Beef Brisket (IMPS/NAMP 120): Typically used for barbecue, pot roast and corned beef, this cut is taken from the bovine’s breast section beneath the chuck, under the first five ribs. Weight ranges from 6-12 lbs.
Top Sirloin Butt, Boneless (IMPS/NAMP 184): A cut taken from between the short loin and round and separated from the bottom sirloin butt. Multiple applications and more affordable than higher-end cuts.
Diced beef (IMPS/NAMP 135): Prepared from any portion of the carcass exclusive of the shank and heel meat, unless other specified. The meat is either diced by hand or mechanically. Pieces range in size from 0.75" to 1.5". Fat should not exceed 1/2" thickness at any point. Similar cuts are used for stewing (135A) and for kabobs (135B).
Ground beef (IMPS/NAMP 136): Can be made from any portion of the carcass. It should be free of bones and its fat content should not exceed 22%. For the Child Nutrition Program, there is a ground beef product (IMPS/NAMP 136A) that combines beef and vegetable protein product (VPP). Ground beef chuck (IMPS/NAMP 137) is made from any portion of a boneless chuck item. Also available, ground beef made from a boneless round beef cut and ground sirloin (fat content less than 15%).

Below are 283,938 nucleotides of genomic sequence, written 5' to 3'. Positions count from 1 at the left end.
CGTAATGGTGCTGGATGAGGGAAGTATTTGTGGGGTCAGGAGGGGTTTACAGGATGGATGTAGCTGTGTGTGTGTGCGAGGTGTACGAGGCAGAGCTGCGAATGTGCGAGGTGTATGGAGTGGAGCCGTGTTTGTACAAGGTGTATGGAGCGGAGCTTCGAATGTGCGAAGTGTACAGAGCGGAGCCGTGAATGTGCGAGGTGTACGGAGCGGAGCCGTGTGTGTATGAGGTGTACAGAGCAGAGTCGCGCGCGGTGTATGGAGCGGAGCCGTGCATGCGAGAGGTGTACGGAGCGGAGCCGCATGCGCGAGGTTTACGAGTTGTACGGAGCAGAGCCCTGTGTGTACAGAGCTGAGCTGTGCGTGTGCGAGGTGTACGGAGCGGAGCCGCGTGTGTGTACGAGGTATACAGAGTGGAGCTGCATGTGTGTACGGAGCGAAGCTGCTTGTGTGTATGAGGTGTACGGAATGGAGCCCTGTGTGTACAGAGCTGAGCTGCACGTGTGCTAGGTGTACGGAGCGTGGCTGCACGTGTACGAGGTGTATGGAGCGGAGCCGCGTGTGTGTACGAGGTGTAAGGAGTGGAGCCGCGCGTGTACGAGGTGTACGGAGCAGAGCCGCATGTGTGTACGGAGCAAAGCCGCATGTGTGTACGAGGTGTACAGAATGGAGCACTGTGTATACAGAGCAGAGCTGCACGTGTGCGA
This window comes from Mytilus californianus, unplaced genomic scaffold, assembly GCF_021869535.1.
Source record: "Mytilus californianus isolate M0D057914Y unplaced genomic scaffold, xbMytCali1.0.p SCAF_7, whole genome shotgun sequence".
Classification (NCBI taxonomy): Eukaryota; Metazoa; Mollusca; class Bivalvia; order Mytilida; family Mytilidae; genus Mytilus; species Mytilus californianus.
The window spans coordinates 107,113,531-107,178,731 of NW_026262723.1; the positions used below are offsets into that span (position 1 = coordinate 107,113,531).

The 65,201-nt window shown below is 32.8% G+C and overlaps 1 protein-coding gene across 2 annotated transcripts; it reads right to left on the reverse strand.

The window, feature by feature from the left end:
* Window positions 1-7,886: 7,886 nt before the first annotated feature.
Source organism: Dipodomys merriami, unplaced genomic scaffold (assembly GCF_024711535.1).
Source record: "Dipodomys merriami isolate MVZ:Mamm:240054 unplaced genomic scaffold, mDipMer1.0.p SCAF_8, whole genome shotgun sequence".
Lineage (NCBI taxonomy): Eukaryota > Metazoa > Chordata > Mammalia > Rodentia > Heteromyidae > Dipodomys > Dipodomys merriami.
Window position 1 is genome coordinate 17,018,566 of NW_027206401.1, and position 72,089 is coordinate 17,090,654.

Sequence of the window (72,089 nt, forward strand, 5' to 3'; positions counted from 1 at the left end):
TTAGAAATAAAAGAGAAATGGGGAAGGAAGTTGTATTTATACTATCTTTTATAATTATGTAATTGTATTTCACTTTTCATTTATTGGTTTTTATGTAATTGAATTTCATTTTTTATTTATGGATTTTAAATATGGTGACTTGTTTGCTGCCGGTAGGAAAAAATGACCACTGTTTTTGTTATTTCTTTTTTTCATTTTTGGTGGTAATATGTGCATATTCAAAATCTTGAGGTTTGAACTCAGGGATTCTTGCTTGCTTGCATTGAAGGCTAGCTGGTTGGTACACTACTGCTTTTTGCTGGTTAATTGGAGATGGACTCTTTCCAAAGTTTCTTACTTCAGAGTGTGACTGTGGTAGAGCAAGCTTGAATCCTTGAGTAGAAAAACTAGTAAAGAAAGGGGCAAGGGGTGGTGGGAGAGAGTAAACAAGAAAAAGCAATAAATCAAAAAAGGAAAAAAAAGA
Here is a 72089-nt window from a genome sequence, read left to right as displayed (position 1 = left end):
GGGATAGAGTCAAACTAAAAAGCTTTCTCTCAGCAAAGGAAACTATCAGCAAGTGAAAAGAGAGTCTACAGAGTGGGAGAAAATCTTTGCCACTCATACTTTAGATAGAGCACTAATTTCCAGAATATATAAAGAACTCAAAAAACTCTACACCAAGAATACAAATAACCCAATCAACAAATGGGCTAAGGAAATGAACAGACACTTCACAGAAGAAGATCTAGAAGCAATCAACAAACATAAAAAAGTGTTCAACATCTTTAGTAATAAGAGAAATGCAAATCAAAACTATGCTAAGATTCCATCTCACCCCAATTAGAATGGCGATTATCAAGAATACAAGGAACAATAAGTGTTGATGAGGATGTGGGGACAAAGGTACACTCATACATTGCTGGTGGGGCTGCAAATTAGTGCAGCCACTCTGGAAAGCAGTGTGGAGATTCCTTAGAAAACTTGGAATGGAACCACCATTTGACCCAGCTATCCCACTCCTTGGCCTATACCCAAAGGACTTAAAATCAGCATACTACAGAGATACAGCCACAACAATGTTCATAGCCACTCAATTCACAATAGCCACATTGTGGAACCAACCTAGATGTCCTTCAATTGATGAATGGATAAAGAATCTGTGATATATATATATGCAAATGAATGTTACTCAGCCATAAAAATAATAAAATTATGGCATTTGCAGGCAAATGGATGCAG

Popular Value Added Beef
Source: Technomic Purchase Dynamics, 2000
*IMPS stands for Institutional Meat Purchase Specifications
Beef is available in 8 grades. The three most commonly sold in foodservice are U.S. Prime, U.S. Choice and U.S. Select. Beef also has six degrees of marbling, including Moderately Abundant, Slightly Abundant (both minimum marblings for U.S. Prime), Moderate, Modest, Small (all three minimum for U.S. Choice) and Slight (minimum for U.S. Select.)
Don’t assume that you must always buy the highest grade of beef available. Often, less expensive, lower grades are perfectly acceptable, especially if they will be marinated or used in dishes where tenderness is not a primary requirement.
Handling and Storage
When you receive a shipment of beef, inspect it closely. It should have a bright, cherry red color, be firm and elastic to the touch and be held at a temperature of 40°F or below.
Do not accept meat that has a brown or greenish hue or white, black or green spots, has a slimy or dry texture or arrives in damaged packaging.
Vacuum-packaged beef should be dark red/slightly purple in color and its packaging should not leak. Vacuum-packaged beef may have an unusual odor; this is due to lack of oxygen and is not a sign of spoilage. The odor disappears in less than 30 minutes after the package is opened.
Fresh beef should be moved to a cooler or freezer immediately upon delivery. It should be stored between 28-30°F (frozen beef should be stored at 0°F or below). Fresh, unopened vacuum-packaged meat has a shelf life of about 21 days (14 for ground beef). Once opened, this beef should be used in three days or less.
Meats should be stored alone in a cooler so that they do not pick up odors from other foods. Also keep beef on the lowest available shelf (i.e. below other foods) or in a dish or sheet pan so that the raw product does not drip down on them. FM